6 1. Geometry of Coadjoint Orbits

2.1. The first (original) approach.

We use the explicit formula (19) in Appendix II.2.3 for the differential

of a 2-form:

dσ(ξ, η, ζ) = ξσ(η, ζ)− σ([ξ, η], ζ)

where the sign denotes the summation over cyclic permutations of ξ, η, ζ.

Let ξ, η, ζ be the vector fields on Ω which correspond to elements X, Y ,

Z of the Lie algebra

g.2

Then ξ(F ) = K∗(X)F, η(F ) = K∗(Y )F, ζ(F ) =

K∗(Z)F , and we obtain

σ(η, ζ) = F, [Y, Z] , ξσ(η, ζ) = K∗(X)F, [Y, Z] = −F, [X, [Y, Z]] ,

[ξ, η] = −K∗([X, Y ])F, σ([ξ, η], ζ) = −F, [[X, Y ], Z] .

Therefore,

dσ(ξ, η, ζ) = 2 F, [X, [Y, Z]] = 0 via the Jacobi identity.

Since G acts transitively on Ω, the vectors K∗(X)F, X ∈ g , span the whole

tangent space TF Ω. Thus, dσ = 0.

This proof of Theorem 1, being short enough, can be however not quite

satisfactory for a geometric-minded reader. So, we give a variant of it which

is based on more geometric observations. This variant of the proof is also

in accordance with the general metamathematical homology principle men-

tioned in Remark 1 in Appendix I.3.

Consider again the fibration pF : G → Ω and introduce the form ΣF :=

pF

∗

(σ) on the group G. By the very construction, ΣF is a left-invariant 2-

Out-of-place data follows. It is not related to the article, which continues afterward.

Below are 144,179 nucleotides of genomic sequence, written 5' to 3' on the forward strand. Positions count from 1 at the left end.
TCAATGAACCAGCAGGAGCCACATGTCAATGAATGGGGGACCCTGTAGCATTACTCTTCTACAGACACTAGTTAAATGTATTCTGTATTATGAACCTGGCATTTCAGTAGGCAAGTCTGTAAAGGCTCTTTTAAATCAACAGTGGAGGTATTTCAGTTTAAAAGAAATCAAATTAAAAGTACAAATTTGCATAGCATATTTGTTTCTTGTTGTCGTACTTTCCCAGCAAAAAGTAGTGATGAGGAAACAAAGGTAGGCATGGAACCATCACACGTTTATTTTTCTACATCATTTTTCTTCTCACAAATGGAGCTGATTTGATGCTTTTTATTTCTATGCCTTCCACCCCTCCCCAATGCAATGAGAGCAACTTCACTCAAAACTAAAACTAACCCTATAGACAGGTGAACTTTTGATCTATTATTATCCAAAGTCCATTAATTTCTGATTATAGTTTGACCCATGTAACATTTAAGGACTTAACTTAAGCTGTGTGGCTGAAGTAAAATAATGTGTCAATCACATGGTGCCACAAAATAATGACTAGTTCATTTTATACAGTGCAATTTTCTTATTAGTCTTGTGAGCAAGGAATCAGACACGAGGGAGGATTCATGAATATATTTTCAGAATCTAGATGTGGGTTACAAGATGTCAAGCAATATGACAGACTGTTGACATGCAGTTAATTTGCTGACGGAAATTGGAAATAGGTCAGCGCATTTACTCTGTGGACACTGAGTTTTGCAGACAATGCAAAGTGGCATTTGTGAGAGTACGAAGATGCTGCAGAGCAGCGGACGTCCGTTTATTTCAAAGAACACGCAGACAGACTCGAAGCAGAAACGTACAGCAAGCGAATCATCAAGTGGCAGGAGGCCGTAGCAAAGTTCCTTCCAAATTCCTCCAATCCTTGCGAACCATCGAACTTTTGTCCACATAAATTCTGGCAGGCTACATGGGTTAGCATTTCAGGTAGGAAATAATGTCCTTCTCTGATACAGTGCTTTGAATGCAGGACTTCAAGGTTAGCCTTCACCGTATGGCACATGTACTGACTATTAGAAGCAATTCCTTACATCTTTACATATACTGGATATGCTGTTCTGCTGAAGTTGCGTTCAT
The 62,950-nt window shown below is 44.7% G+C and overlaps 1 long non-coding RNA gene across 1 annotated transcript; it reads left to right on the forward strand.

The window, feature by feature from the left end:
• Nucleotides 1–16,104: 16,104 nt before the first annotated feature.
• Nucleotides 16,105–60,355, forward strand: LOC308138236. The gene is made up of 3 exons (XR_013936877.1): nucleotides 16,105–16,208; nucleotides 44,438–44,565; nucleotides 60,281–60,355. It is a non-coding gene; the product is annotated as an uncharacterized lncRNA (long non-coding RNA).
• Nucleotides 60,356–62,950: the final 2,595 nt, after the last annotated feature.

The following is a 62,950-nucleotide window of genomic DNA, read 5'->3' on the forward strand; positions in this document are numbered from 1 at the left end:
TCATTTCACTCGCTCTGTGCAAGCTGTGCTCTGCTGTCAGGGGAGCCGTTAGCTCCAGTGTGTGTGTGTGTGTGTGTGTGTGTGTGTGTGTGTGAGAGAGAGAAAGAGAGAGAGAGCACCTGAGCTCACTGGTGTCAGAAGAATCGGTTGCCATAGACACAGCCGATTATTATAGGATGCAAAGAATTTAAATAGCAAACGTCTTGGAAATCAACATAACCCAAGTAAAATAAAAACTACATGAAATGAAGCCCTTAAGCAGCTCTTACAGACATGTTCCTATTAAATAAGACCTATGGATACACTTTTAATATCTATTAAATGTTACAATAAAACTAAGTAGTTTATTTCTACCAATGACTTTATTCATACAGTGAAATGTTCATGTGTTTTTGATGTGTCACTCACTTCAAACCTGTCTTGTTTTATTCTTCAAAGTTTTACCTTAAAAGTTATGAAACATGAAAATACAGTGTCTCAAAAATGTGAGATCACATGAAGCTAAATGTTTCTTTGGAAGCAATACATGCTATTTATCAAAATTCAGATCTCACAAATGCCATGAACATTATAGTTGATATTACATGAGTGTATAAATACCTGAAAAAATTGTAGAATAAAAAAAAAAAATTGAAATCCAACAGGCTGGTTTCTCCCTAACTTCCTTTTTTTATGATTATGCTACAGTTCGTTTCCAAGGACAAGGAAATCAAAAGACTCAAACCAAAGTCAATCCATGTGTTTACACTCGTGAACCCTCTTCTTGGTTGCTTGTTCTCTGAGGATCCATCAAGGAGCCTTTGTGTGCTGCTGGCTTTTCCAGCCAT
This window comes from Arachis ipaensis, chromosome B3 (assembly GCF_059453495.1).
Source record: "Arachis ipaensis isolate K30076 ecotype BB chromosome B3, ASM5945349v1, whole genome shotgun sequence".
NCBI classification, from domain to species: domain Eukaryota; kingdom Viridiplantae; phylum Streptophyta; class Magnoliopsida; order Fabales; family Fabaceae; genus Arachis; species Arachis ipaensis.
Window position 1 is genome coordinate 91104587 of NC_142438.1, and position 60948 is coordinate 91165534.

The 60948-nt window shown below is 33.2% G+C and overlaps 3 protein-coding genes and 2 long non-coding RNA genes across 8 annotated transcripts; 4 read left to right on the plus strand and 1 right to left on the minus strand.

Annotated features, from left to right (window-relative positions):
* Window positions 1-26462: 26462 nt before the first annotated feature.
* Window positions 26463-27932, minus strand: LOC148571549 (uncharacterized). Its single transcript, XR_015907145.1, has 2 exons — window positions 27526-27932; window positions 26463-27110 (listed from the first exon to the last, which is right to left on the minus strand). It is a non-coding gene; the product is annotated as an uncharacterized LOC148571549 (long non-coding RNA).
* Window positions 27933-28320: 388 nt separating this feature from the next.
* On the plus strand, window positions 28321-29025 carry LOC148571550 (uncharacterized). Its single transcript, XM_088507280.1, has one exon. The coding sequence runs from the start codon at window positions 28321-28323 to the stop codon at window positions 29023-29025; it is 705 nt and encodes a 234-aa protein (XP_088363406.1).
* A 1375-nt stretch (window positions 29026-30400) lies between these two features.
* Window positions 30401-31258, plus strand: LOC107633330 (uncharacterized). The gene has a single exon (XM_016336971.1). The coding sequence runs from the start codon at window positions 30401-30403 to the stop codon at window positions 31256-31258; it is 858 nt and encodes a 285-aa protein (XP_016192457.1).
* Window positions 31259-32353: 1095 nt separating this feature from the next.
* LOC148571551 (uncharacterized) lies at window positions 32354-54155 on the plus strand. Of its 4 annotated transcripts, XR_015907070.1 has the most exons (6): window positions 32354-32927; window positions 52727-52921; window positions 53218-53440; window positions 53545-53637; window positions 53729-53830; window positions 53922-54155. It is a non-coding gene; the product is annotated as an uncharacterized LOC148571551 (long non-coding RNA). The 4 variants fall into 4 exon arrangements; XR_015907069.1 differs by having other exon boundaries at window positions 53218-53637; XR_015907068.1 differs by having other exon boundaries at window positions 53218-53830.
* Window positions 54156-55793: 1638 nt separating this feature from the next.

form on G with initial value ΣF (e) = BF . We intend to show that this form

is not only closed but exact.

To see this, we shall use the so-called Maurer-Cartan form Θ. By

definition, it is a g-valued left-invariant 1-form on G defined by the condition

Θ(e)(X) = X. Since the left action of G on itself is simply transitive

(i.e. there is exactly one left shift which sends a given point g1 to another

given point g2), to define a left-invariant form on G we only need to specify

arbitrarily its value at one point. The explicit formula for Θ in matrix

notations is

(8) Θ(g)(X) =

g−1

· X for X ∈ TgG.

Often, especially in physics papers, this form is denoted by

g−1dg

be-

cause for any smooth curve g = g(t) we have g

∗Θ

=

g(t)−1

˙(t)dt g =

g−1dg.

2Recall

that for left G-manifolds the vector field ξ corresponding to X ∈ g is defined by

ξ(x) =

d

dt

(exp tX) · x

t=0

. The map X → ξ is an antihomomorphism of g to Vect M.